We want to create a migration to change the datatype of a column while keeping the data that already exists in the database. We can’t just change the column datatype in-place and (auto-)create a migration for that. That would corrupt the existing data in the database. Here is how to do the change the datatype while preserving the existing data.
Changing a column datatype without loosing data using SQLAlchemy and Alembic
Authentication with Django REST Framework
In this post I will go through some common authentication mechanisms that are used with Django REST Framework (DRF). Some of these methods are included in DRF, and the others are custom authentication packages that implement popular schemes not included in DRF. We will go through how each scheme works and when it should be used. I have also included some resources for learning how to implement each.
Creating custom manage.py commands
For my recent project pyremote, I needed to run a script every night to remove old job postings from the database. I decided to implement it as a custom manage.py command so that I can easily run it from command line and add it to a nightly cron job on the server.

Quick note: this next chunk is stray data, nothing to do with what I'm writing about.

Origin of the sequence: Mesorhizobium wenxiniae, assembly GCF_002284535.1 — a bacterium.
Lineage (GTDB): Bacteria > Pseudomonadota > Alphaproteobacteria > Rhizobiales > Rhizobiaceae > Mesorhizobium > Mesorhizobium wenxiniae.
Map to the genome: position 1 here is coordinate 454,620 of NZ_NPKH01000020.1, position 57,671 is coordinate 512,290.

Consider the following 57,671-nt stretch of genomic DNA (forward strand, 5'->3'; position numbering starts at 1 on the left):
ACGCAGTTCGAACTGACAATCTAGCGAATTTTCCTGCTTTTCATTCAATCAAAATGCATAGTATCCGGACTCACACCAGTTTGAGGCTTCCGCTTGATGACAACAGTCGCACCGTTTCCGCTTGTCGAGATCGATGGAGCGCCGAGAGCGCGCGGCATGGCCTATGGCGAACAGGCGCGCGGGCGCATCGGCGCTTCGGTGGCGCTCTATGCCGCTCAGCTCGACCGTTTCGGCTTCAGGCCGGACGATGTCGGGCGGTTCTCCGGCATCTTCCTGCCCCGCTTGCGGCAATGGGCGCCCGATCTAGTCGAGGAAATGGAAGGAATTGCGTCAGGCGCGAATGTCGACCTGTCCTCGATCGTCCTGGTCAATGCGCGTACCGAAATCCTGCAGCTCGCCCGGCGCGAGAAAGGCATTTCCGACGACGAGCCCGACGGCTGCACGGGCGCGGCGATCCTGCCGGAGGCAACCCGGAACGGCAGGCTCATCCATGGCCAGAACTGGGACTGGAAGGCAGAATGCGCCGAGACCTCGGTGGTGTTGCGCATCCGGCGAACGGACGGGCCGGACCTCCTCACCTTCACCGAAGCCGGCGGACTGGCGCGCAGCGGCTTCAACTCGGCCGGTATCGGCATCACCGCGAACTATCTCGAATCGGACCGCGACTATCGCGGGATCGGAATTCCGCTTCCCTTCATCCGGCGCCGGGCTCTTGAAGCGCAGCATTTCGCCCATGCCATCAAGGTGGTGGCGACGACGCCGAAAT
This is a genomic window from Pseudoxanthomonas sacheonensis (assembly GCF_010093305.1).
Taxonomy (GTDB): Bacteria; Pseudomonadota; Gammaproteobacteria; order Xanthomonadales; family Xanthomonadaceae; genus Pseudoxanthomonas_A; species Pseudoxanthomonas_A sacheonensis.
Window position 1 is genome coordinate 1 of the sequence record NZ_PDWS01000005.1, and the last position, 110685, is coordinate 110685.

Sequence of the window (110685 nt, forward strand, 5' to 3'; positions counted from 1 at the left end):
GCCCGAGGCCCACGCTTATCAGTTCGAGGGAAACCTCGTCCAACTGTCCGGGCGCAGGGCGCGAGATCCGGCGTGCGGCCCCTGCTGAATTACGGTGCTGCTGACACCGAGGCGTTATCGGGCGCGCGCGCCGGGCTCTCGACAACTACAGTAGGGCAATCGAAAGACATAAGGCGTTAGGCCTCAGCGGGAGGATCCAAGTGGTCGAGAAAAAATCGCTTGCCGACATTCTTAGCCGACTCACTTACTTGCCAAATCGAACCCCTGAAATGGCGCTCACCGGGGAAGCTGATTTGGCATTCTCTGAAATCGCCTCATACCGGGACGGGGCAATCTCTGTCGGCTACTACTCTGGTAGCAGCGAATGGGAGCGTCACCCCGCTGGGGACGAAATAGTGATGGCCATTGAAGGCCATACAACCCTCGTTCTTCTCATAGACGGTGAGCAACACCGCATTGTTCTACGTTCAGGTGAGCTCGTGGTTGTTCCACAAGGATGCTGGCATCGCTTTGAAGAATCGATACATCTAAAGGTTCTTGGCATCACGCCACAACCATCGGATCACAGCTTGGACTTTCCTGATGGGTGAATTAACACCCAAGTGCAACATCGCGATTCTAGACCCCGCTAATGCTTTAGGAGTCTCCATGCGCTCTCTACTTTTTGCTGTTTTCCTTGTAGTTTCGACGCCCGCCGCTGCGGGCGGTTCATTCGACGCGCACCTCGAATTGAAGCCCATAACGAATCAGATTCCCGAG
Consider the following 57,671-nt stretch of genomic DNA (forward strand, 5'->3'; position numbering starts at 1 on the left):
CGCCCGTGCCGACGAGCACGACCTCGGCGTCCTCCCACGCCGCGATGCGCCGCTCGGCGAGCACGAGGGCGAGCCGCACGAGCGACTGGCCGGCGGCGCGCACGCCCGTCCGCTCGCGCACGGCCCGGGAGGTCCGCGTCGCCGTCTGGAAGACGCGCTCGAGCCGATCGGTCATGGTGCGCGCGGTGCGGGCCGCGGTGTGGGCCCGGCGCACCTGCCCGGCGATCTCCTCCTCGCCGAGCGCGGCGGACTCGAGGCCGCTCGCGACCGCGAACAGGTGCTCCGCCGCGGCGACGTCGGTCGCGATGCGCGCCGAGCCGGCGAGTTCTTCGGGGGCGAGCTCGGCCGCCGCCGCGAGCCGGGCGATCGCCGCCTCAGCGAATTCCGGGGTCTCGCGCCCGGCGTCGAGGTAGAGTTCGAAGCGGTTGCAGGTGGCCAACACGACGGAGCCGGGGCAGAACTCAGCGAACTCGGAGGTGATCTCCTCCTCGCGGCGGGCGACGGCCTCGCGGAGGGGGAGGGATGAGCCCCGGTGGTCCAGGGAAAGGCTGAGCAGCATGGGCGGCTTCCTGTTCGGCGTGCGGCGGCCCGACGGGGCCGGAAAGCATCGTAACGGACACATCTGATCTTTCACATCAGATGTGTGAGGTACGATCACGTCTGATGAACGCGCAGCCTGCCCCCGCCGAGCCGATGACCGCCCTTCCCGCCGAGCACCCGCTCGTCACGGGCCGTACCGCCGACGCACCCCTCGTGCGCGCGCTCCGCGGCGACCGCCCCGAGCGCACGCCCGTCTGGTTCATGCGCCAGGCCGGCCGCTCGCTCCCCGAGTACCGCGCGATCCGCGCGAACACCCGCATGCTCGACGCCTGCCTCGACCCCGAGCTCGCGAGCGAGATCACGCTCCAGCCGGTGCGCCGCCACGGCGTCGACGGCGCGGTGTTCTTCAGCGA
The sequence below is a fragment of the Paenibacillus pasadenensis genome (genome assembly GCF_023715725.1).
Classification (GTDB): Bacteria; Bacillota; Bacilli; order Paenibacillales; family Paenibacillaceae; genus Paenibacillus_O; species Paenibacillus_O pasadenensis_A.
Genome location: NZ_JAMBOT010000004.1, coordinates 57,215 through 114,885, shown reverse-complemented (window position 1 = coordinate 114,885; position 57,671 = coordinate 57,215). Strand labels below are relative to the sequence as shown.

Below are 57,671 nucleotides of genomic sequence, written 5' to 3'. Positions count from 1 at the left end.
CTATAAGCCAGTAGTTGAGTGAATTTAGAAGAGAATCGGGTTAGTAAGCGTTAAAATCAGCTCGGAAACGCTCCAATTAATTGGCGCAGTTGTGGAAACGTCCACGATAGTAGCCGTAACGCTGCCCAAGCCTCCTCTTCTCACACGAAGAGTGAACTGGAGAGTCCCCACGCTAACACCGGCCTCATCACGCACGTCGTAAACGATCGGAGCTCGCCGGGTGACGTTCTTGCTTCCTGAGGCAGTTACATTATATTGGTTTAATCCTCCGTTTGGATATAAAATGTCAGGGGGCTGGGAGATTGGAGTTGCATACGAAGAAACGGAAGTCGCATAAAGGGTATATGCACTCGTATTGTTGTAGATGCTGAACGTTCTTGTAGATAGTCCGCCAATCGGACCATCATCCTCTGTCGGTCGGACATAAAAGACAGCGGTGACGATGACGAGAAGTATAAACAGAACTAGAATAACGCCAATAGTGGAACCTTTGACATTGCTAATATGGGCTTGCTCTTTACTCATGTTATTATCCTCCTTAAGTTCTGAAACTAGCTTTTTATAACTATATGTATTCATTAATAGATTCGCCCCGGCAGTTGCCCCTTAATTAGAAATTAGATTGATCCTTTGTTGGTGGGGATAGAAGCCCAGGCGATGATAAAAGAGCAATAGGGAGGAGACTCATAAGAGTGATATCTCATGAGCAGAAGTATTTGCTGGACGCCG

Dockerizing a Django + PostgreSQL project
In this guide I show you how to run your Django app in one Docker container and your PostgreSQL database in another and make them talk to each other. We are going to manage and run these two containers using Docker Compose.
Dockerizing a Django + MySQL project
If you are here, I assume you have already embraced the merits of using Docker to set up your development environment such that it matches your staging and production environments. In this guide I show you how to run your Django app in one Docker container and your MySQL database in another and make them talk to each other. We are going to manage and run these two containers using Docker Compose.
3 tips for overcoming Django's learning curve
Do you feel that learning Django was harder than you anticipated? Or that even though you have followed some tutorials, you still don’t have a grasp over what Django does? and how?
Validating Django models that are created without forms
Usually instances of models (objects) are created using a
ModelForm. You know the drill: The user inputs some values in the form, hits submit and sends a
POSTrequest with the data. In the view function, we do a model validation using
form.is_valid()and then save the object in the database. This gives a basic level of validation for the model fields.
Including static files in Django templates